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CD4 T-cells are white blood cells that fight off infections. HIV thrives off of attacking these cells. However, HIV treatments might help maintain the body’s T-cell count and keep a person healthy.
How CD4 T-Cells Work
CD4 T-cells (also known as CD4 T lymphocytes) help keep you healthy by attacking infection-causing pathogens. These powerful cells activate your body’s immune functions when they stimulate other cells in the immune system, including macrophages, B-cells (B lymphocytes), and CD8 T-cells (CD8 lymphocytes). Those cells work together to attack and eradicate viruses from the body.
CD4 T-Cells and HIV
HIV is a virus that weakens the immune system over time by destroying CD4 T-cells. People with HIV monitor their status according to their body’s CD4 T-cell count, which measures the number of these cells in the blood. If an HIV-positive person has a low CD CD4 T-cell count, his or her body will be less capable of fighting off infections or diseases.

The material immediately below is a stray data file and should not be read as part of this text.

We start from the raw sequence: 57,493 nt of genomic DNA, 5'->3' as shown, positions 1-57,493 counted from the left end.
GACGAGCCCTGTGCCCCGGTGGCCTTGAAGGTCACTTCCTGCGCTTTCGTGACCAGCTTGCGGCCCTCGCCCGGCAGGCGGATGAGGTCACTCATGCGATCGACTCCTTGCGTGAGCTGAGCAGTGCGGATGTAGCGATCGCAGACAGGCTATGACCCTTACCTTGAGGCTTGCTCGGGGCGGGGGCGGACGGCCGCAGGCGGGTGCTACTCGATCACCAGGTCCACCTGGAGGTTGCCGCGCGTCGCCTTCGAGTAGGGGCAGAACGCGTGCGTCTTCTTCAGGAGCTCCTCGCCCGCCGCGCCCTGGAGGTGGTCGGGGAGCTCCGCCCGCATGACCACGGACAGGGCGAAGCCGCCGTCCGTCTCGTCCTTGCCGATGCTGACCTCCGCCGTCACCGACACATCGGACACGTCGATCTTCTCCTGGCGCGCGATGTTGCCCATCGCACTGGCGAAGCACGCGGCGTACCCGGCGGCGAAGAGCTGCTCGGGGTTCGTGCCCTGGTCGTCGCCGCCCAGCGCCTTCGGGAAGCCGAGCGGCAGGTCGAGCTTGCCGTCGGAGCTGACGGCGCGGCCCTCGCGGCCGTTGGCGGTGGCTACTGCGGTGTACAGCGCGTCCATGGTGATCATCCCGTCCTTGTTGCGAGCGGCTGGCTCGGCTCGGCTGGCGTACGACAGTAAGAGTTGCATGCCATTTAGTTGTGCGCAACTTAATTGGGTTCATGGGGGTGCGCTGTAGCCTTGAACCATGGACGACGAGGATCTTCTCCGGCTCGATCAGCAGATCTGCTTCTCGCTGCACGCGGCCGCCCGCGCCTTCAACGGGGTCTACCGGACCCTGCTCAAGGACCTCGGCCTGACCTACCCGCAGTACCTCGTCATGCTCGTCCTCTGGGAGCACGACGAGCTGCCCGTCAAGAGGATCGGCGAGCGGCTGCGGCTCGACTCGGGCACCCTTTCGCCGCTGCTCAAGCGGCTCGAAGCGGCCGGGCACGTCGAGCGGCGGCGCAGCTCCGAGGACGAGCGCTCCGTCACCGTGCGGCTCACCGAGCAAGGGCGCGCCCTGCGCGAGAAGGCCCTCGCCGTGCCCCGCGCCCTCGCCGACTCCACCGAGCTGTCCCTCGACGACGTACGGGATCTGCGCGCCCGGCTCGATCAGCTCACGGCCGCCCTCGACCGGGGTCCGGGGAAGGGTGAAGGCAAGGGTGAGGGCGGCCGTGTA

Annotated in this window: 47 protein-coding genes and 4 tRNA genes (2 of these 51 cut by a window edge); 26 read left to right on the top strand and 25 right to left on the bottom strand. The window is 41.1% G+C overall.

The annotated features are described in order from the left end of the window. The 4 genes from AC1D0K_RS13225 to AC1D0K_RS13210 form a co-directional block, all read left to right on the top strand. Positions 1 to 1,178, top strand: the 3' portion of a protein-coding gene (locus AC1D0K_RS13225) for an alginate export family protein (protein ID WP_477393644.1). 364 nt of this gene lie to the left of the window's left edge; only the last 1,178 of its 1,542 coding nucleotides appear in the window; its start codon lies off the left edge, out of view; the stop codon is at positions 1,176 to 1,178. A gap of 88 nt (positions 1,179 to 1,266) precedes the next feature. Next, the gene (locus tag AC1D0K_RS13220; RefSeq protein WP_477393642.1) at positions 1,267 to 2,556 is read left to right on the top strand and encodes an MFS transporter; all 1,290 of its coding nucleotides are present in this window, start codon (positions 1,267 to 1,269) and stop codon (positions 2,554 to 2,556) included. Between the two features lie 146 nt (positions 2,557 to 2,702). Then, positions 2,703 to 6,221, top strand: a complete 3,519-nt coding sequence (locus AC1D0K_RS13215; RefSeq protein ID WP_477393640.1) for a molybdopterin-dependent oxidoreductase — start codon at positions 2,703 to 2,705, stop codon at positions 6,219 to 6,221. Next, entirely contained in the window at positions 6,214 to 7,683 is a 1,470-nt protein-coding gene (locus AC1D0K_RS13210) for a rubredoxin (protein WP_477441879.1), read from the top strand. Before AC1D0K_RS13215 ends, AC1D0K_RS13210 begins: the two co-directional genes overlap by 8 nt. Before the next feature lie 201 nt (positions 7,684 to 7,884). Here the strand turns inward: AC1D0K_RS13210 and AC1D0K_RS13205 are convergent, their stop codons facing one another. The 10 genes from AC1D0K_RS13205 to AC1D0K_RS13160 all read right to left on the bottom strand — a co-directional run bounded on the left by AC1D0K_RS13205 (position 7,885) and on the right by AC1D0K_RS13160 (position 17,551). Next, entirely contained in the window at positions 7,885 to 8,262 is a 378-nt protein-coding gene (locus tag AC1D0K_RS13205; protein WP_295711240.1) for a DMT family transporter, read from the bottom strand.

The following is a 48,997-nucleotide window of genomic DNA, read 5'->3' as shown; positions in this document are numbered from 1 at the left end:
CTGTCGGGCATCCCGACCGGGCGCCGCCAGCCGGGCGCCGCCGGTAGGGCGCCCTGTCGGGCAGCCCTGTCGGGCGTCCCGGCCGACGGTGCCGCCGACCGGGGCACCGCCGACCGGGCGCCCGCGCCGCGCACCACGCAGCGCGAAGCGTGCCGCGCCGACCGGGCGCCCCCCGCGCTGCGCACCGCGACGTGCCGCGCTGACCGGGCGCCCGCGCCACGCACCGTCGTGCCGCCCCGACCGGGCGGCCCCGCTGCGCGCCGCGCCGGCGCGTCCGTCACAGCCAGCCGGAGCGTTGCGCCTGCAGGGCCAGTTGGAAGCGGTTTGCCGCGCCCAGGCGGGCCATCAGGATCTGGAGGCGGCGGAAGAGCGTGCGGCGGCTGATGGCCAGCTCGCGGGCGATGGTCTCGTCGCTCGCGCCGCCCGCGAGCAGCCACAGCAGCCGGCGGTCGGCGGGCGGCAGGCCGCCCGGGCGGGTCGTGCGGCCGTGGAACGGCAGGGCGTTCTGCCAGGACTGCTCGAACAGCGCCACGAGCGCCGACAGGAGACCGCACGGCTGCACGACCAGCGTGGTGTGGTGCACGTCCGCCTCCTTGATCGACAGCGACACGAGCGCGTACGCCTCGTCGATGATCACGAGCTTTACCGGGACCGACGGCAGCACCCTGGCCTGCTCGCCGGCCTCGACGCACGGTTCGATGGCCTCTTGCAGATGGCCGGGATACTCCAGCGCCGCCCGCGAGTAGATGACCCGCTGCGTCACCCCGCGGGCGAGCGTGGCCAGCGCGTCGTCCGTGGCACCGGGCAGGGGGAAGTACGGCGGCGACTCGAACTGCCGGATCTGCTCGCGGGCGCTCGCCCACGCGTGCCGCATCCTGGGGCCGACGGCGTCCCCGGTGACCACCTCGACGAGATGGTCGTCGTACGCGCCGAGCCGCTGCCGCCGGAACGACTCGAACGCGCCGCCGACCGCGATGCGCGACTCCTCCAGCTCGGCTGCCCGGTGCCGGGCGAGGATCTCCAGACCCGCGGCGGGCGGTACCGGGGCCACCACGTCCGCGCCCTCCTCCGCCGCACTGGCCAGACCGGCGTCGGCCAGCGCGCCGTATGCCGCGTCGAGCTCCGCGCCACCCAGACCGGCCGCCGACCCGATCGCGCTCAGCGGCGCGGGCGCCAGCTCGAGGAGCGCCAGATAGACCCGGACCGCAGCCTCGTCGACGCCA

A person with a healthy immune system typically has a CD4 count between 500 and 1,500 cells per cubic millimeter of blood. Medical providers make an AIDS diagnosis when an HIV-positive individual’s CD4 T-cell count falls below 200 cells per cubic millimeter of blood.
Antiretroviral therapy (ART) can prevent HIV from progressing to AIDS. This therapy reduces the amount of HIV in an affected individual’s blood (also known as viral load), which helps keep the virus from destroying CD4 T-cells.
ART is most effective when started as soon as possible after an HIV diagnosis. Consistent use can give HIV-positive individuals similar life expectancies as HIV-negative individuals. In addition to keeping viral load levels very low, ART reduces the risk of transmitting HIV sexually to an HIV-negative partner. Those who are HIV-negative can also take PrEP (pre-exposure prophylaxis) to reduce their risk of becoming infected from having sex with an HIV-positive partner.